At this point I needed to install the ML-Agents Extension package separately to continue following along the Code Monkey tutorial, since it is not included with the regular ML-Agents Unity package.

ML-Agents Extension installation resources:

To add the ML-Agents Extension package, you can go through either the Unity Package Manager, or you can add it directly to the manifest.json file in the Packages directory in your Unity project.

For either method you can use either a Git URL or a local path. Here’s steps for each of those 4 options:

Adding a package โ€” Unity Package Manager using Git URL

To add a new package from the Unity Package Manager, click the “+” button, which will give you options on how to add a new package. To add a package from a GitHub URL, click “Add package from git URL”, and paste in the URL to the repository you need.

The Git URL you will need will look like this, with the “git+” at the front, and the “#release_XX” at the end:


Adding a package โ€” Unity Package Manager using local package

You can also add a package from the Unity Package Manager using local source files. To locally install the ML-Agents Extensions package, first clone the ml-agents repository (https://github.com/Unity-Technologies/ml-agents) to somewhere that makes sense to you on your computer.

To make sure you have the correct version you need, check the version list in the README (https://github.com/Unity-Technologies/ml-agents#releases–documentation). You can either clone the specific branch you need:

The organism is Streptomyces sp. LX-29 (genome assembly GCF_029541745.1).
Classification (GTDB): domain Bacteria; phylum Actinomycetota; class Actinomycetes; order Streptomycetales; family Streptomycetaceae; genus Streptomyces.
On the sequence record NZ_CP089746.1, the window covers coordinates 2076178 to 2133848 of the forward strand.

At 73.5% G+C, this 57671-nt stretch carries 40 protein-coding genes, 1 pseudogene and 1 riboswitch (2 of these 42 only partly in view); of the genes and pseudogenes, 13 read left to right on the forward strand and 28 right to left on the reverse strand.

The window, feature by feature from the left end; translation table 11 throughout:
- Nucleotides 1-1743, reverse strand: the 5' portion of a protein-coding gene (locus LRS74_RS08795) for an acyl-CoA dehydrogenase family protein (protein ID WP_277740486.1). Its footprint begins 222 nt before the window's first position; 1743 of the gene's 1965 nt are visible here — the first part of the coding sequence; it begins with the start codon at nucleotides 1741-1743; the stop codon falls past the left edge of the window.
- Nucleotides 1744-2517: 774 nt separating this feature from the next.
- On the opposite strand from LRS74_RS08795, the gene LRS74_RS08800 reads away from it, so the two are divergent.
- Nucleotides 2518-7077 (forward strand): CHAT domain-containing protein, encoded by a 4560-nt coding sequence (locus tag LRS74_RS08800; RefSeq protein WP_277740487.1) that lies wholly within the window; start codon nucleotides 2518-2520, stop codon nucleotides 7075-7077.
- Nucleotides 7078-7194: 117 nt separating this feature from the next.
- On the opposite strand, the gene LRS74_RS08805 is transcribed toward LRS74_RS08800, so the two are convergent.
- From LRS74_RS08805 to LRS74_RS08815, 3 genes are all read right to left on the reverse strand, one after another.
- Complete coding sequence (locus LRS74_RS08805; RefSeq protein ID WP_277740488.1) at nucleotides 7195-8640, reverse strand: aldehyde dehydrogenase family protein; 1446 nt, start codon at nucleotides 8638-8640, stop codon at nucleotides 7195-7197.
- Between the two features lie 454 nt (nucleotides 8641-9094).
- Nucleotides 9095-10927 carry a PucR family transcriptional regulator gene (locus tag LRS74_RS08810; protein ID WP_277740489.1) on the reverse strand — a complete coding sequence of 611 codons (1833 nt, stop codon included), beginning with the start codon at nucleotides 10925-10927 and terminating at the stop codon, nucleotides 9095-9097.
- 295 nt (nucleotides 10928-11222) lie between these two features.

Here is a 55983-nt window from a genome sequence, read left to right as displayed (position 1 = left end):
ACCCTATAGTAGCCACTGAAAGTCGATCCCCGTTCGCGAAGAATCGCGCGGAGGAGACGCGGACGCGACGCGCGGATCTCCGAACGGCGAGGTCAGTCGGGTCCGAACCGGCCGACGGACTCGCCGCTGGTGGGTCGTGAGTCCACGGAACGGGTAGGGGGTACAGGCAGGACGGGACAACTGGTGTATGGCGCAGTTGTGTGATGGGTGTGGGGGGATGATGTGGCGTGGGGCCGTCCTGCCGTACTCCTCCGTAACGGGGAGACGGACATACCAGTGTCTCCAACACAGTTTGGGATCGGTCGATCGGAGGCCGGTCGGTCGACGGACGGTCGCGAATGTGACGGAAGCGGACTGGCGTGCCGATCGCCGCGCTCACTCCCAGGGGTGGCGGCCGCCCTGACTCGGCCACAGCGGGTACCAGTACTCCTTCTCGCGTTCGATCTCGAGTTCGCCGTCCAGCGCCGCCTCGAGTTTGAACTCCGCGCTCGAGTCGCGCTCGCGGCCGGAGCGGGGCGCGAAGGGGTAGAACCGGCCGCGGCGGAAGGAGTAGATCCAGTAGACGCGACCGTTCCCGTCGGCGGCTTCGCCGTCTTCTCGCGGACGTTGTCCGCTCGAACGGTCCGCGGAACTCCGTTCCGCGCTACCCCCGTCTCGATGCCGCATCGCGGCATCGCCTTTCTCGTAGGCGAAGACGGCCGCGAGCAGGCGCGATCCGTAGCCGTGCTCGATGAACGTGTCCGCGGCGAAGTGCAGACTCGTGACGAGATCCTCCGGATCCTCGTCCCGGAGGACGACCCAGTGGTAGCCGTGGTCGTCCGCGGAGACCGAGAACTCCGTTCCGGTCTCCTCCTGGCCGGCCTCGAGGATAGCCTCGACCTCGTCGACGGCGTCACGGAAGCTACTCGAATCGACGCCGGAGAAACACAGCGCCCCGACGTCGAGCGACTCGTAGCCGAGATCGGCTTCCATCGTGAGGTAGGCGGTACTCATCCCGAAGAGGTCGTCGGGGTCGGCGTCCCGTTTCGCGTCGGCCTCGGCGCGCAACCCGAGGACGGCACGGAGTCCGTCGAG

$ git clone --branch release_18 https://github.com/Unity-Technologies/ml-agents.git

Or, you can clone the main branch, and later checkout/switch to the branch you need:

$ git clone https://github.com/Unity-Technologies/ml-agents.git
$ cd ml-agents
$ git checkout 

Once you have your package repo set up locally, select “Add package from disk” in the Unity Package Manager. For the ML-Agents Extension package, you will navigate to the com.unity.ml-agents.extensions folder. From there select the package.json file.

Adding a package โ€” Add Git URL to package manifest.json

You can also add a new package by directly editing your Project Packages manifest.json file. To add the ML-Agents Extension package using a Git URL, you will need to insert a line that looks like this:

"com.unity.ml-agents.extensions": "git+https://github.com/Unity-Technologies/ml-agents.git?path=com.unity.ml-agents.extensions#release_18"

Adding a package โ€” Add local path to package manifest.json

If you are using local source files to add your ML-Agents Extensions package, the line you add to your Project Packages manifest.json fill will instead need to include the path to your local com.unity.ml-agents.extensions directory:

"com.unity.ml-agents.extensions": "file:../MyPackages/MLAgents/ml-agents/com.unity.ml-agents.extensions"

To be continued…

Woo hoo! We’ve now finally got ML-Agents set up and we’re ready to training some little AI gamers.

Code Monkey’s ML-Agents video tutorial is great, and I would highly recommend checking it out. I hope this post is a helpful supplement to that tutorial for anyone else working in Linux, or anyone else who likes having written steps to refer to as well.

I’ll try to post the next segments soon, which will go over a basic intro to actually creating and using ML-Agents in your Unity game.

      |  o o  |
       ()) ())